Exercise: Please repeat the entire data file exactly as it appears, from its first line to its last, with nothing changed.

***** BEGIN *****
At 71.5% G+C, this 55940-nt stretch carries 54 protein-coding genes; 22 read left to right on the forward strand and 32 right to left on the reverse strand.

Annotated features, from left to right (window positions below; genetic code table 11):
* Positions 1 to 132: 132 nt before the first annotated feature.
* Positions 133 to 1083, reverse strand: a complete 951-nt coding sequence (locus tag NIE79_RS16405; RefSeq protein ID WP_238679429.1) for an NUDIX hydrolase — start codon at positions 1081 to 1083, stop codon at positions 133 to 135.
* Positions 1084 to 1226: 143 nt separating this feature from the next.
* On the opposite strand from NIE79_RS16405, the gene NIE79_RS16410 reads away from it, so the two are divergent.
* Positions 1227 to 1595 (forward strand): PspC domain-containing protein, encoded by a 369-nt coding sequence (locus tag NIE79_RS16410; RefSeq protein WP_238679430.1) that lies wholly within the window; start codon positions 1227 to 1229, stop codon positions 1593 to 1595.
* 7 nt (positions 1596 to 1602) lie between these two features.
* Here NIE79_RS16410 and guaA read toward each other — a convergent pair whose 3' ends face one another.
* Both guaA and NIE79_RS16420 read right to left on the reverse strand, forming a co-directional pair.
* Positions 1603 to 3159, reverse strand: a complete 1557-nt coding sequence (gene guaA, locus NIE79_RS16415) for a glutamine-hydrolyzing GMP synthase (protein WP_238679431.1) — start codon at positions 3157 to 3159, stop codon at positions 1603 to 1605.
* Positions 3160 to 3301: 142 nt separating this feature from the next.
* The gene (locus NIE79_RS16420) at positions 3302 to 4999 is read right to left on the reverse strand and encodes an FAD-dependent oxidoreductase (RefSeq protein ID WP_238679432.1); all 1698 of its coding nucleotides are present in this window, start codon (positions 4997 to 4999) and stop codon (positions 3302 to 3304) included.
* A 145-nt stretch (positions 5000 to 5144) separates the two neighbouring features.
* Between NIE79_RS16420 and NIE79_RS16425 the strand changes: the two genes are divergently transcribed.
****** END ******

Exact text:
At 71.5% G+C, this 55940-nt stretch carries 54 protein-coding genes; 22 read left to right on the forward strand and 32 right to left on the reverse strand.

Annotated features, from left to right (window positions below; genetic code table 11):
* Positions 1 to 132: 132 nt before the first annotated feature.
* Positions 133 to 1083, reverse strand: a complete 951-nt coding sequence (locus tag NIE79_RS16405; RefSeq protein ID WP_238679429.1) for an NUDIX hydrolase — start codon at positions 1081 to 1083, stop codon at positions 133 to 135.
* Positions 1084 to 1226: 143 nt separating this feature from the next.
* On the opposite strand from NIE79_RS16405, the gene NIE79_RS16410 reads away from it, so the two are divergent.
* Positions 1227 to 1595 (forward strand): PspC domain-containing protein, encoded by a 369-nt coding sequence (locus tag NIE79_RS16410; RefSeq protein WP_238679430.1) that lies wholly within the window; start codon positions 1227 to 1229, stop codon positions 1593 to 1595.
* 7 nt (positions 1596 to 1602) lie between these two features.
* Here NIE79_RS16410 and guaA read toward each other — a convergent pair whose 3' ends face one another.
* Both guaA and NIE79_RS16420 read right to left on the reverse strand, forming a co-directional pair.
* Positions 1603 to 3159, reverse strand: a complete 1557-nt coding sequence (gene guaA, locus NIE79_RS16415) for a glutamine-hydrolyzing GMP synthase (protein WP_238679431.1) — start codon at positions 3157 to 3159, stop codon at positions 1603 to 1605.
* Positions 3160 to 3301: 142 nt separating this feature from the next.
* The gene (locus NIE79_RS16420) at positions 3302 to 4999 is read right to left on the reverse strand and encodes an FAD-dependent oxidoreductase (RefSeq protein ID WP_238679432.1); all 1698 of its coding nucleotides are present in this window, start codon (positions 4997 to 4999) and stop codon (positions 3302 to 3304) included.
* A 145-nt stretch (positions 5000 to 5144) separates the two neighbouring features.
* Between NIE79_RS16420 and NIE79_RS16425 the strand changes: the two genes are divergently transcribed.